Ain't ideology fun?
As mat often advocates for, a redrawing of the Status Que maps, into a new world of ethnic and tribal nationalities, which is 180 degrees from the historical norm.ReplyDelete
A rethinking of the results of 19th and 20th century western colonialism and empire would be required of US.
DR, Redrawing the map of the ME would make a whole lot of sense, but it'd be better if it were done without rivers of blood, chaos across two continents, nukes, and 100+ million casualties.ReplyDelete
Deuce, but it was an exemplary peacefull and civilized protest. Our corrupt business faction government (aka "people's party") has finally provoked a popular counter-reaction after putting a squeeze too many on the anti-corruption bureau which was doing its job too well. Very healthy for democracy and good governance - too bad we couldn't vote in a clean government in the first place. Not that that's a unique problem to Latvia. I mean like, Musharraf would sell his children to have our government problems.
Good one PKReplyDelete
That would be good PK, but unlikely.ReplyDelete
The Iranians, Turks, Syrians and Iraqi not ready to give up Kurdistan.
Nor is the General President ready to rule a rump of the former Pakistan.
The Sauds, giving up the oil, without a fight, I don't see it.
Egypt hopes to head ‘Arab nuclear family’
By Alain Navarro
Calling civilian nuclear technology ‘a right for all Arabs’, Mubarak impliedly suggested at the Arab summit in Riyadh in March that it was time for ushering an ‘Arab nuclear family’
Egypt has emerged at the forefront of a new push by Arab nations to build nuclear power plants in the volatile Middle East even as the West is locked in a standoff with Iran over its atomic drive.
President Hosni Mubarak announced on Tuesday that Egypt planned to construct a series of nuclear power plants, relaunching a programme shelved 20 years ago following the Chernobyl disaster.
Egypt’s move follows similar announcements by other Arab nations including the oil-rich Gulf states and former international pariah state Libya - despite growing tensions between Iran and the West over its own nuclear programme. “There is an internal political dimension to the decision by Mubarak, who is telling Iran that they will not allow Tehran to be the sole regional power to control the atom,” said Antoine Basbous, director of the Arab World Observatory based in Paris.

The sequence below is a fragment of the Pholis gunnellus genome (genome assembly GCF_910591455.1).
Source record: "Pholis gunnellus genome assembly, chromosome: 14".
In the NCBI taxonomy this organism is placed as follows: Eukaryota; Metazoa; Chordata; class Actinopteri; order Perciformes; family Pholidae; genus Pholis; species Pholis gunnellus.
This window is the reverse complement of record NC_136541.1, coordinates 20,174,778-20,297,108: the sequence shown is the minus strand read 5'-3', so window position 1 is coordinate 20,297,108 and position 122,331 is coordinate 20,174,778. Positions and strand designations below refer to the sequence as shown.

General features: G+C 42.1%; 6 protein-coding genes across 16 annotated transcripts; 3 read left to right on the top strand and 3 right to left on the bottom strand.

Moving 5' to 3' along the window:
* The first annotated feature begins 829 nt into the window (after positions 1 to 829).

Cairo’s announcement that it would seek nuclear capabilities to ensure its future energy security while ruling out any military ambitions, received the immediate backing of Iran’s arch-foe Washington.
“It is a right for all Arabs,” Mubarak thundered at the Arab summit in Riyadh in March, sparking talk it was time for an “Arab nuclear family”. Among those seeking nuclear power are Algeria, Jordan, Libya, the six members of the Gulf Cooperation Council including OPEC powerhouse Saudi Arabia, and Yemen.
GCC heads of state are due to report on the feasibility of a regional nuclear programme at their annual summit in Qatar in December. The United States has 103 nuclear power stations, followed by France with 59, Japan with 55 and Russia with 31 fully operational facilities and seven being built. Asia is also investing heavily in atomic energy and experts argue that should an alliance develop between Egypt and China - and possibly including Russia - this could weaken Washington’s ties to Cairo, its traditional ally. While Egypt, the most populous country in the Arab world with 76 million people, and energy-poor Jordan could justify the switch to nuclear energy, the choice is more difficult for the Gulf countries, sitting on huge oil and gas reserves.
Another Islamic nation that is going to develop the capacity for, at the minimum, dirty bombs. When the US, with Mr Cheney as the President's Cheif of Staff, approved 24 nuclear reactors for sale to Iran they could not see months, let alone years, into the future.
The Shah gone and the Ayatollahs firmly large and in charge. Within months of the decision.
Who knows what lies ahead for Eygpt?
Who in DC has the crystal ball?
Israel, Egypt, Turkey.